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#### Resources tagged with Generalising similar to A Mean Tetrahedron:

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### Nim-7

##### Stage: 1, 2 and 3 Challenge Level:

Can you work out how to win this game of Nim? Does it matter if you go first or second?

### More Magic Potting Sheds

##### Stage: 3 Challenge Level:

The number of plants in Mr McGregor's magic potting shed increases overnight. He'd like to put the same number of plants in each of his gardens, planting one garden each day. How can he do it?

### Card Trick 2

##### Stage: 3 Challenge Level:

Can you explain how this card trick works?

### Have You Got It?

##### Stage: 3 Challenge Level:

Can you explain the strategy for winning this game with any target?

### Make 37

##### Stage: 2 and 3 Challenge Level:

Four bags contain a large number of 1s, 3s, 5s and 7s. Pick any ten numbers from the bags above so that their total is 37.

### Number Pyramids

##### Stage: 3 Challenge Level:

Try entering different sets of numbers in the number pyramids. How does the total at the top change?

### Cunning Card Trick

##### Stage: 3 Challenge Level:

Delight your friends with this cunning trick! Can you explain how it works?

### Picturing Triangle Numbers

##### Stage: 3 Challenge Level:

Triangle numbers can be represented by a triangular array of squares. What do you notice about the sum of identical triangle numbers?

### Frogs

##### Stage: 3 Challenge Level:

How many moves does it take to swap over some red and blue frogs? Do you have a method?

### Summing Consecutive Numbers

##### Stage: 3 Challenge Level:

Many numbers can be expressed as the sum of two or more consecutive integers. For example, 15=7+8 and 10=1+2+3+4. Can you say which numbers can be expressed in this way?

### Tourism

##### Stage: 3 Challenge Level:

If you can copy a network without lifting your pen off the paper and without drawing any line twice, then it is traversable. Decide which of these diagrams are traversable.

### Maths Trails

##### Stage: 2 and 3

The NRICH team are always looking for new ways to engage teachers and pupils in problem solving. Here we explain the thinking behind maths trails.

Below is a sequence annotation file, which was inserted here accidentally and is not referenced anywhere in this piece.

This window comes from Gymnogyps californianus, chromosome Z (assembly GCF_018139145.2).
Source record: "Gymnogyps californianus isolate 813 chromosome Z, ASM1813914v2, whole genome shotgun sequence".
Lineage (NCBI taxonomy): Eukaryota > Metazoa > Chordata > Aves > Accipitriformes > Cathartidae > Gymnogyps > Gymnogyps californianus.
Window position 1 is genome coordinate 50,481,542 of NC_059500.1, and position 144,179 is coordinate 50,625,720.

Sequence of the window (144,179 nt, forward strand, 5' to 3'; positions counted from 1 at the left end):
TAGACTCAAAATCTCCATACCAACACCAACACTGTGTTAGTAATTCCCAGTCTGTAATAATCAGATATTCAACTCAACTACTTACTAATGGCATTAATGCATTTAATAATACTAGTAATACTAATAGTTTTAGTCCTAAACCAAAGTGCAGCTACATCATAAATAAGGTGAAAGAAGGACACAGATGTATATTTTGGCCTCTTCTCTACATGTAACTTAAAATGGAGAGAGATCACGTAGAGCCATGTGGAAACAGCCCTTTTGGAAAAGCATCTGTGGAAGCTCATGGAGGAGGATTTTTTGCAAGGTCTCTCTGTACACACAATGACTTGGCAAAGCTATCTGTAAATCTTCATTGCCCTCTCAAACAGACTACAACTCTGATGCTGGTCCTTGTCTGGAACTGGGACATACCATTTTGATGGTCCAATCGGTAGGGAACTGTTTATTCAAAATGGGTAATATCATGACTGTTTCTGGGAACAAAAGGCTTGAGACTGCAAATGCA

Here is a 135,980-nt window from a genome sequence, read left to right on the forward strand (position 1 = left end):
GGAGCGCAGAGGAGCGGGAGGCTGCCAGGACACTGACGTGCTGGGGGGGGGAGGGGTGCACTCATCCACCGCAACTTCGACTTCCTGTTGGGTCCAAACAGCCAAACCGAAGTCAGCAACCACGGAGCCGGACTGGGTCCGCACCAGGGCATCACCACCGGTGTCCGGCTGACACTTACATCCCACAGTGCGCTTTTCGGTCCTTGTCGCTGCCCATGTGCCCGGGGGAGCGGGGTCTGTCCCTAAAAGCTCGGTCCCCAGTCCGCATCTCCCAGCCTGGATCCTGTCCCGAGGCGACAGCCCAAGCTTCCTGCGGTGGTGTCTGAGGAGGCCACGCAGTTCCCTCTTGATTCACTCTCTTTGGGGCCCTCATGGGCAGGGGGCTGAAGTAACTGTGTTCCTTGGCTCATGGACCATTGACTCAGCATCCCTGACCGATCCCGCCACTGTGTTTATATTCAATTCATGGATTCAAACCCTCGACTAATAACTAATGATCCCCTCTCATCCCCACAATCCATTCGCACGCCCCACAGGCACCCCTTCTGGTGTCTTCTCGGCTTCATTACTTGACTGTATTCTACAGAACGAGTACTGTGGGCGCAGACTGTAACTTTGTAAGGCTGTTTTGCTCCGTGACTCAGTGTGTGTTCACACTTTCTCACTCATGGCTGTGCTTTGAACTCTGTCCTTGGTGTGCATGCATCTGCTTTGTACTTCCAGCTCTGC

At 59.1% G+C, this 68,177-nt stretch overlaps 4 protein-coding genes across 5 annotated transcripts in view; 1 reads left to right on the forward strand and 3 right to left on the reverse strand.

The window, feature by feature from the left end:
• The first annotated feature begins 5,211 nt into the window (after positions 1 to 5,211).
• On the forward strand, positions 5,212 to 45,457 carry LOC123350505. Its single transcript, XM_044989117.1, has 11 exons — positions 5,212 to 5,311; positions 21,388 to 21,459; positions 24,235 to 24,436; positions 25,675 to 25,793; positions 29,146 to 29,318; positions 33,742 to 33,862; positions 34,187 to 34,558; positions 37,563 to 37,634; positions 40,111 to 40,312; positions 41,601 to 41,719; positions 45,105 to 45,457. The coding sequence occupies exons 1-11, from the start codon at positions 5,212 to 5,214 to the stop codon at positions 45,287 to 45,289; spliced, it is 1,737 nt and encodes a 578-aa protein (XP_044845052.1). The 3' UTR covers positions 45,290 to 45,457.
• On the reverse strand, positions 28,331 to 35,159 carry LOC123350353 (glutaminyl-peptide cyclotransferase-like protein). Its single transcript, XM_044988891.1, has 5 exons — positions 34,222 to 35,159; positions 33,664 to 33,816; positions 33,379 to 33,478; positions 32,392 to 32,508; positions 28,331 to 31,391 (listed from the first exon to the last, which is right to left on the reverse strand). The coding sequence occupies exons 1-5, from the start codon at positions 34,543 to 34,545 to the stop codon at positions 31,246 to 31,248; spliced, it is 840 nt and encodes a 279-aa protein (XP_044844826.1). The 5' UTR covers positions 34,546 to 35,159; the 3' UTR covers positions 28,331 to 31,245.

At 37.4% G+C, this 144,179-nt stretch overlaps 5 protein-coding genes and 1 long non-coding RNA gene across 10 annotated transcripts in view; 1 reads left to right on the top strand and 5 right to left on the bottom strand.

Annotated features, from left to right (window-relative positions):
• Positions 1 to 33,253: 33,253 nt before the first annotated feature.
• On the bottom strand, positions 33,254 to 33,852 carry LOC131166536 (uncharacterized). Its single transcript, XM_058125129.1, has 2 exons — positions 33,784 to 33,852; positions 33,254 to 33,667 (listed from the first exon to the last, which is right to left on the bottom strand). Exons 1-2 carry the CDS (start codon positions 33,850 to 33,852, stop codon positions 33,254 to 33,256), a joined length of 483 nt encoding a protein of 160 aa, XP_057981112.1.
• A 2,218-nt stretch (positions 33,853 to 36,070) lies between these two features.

### For Richer for Poorer

##### Stage: 3 Challenge Level:

Charlie has moved between countries and the average income of both has increased. How can this be so?

### Cubes Within Cubes Revisited

##### Stage: 3 Challenge Level:

Imagine starting with one yellow cube and covering it all over with a single layer of red cubes, and then covering that cube with a layer of blue cubes. How many red and blue cubes would you need?

### Consecutive Negative Numbers

##### Stage: 3 Challenge Level:

Do you notice anything about the solutions when you add and/or subtract consecutive negative numbers?

### Chess

##### Stage: 3 Challenge Level:

What would be the smallest number of moves needed to move a Knight from a chess set from one corner to the opposite corner of a 99 by 99 square board?

### Christmas Chocolates

##### Stage: 3 Challenge Level:

How could Penny, Tom and Matthew work out how many chocolates there are in different sized boxes?

### Squares in Rectangles

##### Stage: 3 Challenge Level:

A 2 by 3 rectangle contains 8 squares and a 3 by 4 rectangle contains 20 squares. What size rectangle(s) contain(s) exactly 100 squares? Can you find them all?

### Converging Means

##### Stage: 3 Challenge Level:

Take any two positive numbers. Calculate the arithmetic and geometric means. Repeat the calculations to generate a sequence of arithmetic means and geometric means. Make a note of what happens to the. . . .

### Handshakes

##### Stage: 3 Challenge Level:

Can you find an efficient method to work out how many handshakes there would be if hundreds of people met?

### Searching for Mean(ing)

##### Stage: 3 Challenge Level:

Imagine you have a large supply of 3kg and 8kg weights. How many of each weight would you need for the average (mean) of the weights to be 6kg? What other averages could you have?

### Threesomes

##### Stage: 3 Challenge Level:

Imagine an infinitely large sheet of square dotty paper on which you can draw triangles of any size you wish (providing each vertex is on a dot). What areas is it/is it not possible to draw?

### Shear Magic

##### Stage: 3 Challenge Level:

What are the areas of these triangles? What do you notice? Can you generalise to other "families" of triangles?

### Squares, Squares and More Squares

##### Stage: 3 Challenge Level:

Can you dissect a square into: 4, 7, 10, 13... other squares? 6, 9, 12, 15... other squares? 8, 11, 14... other squares?

### Painted Cube

##### Stage: 3 Challenge Level: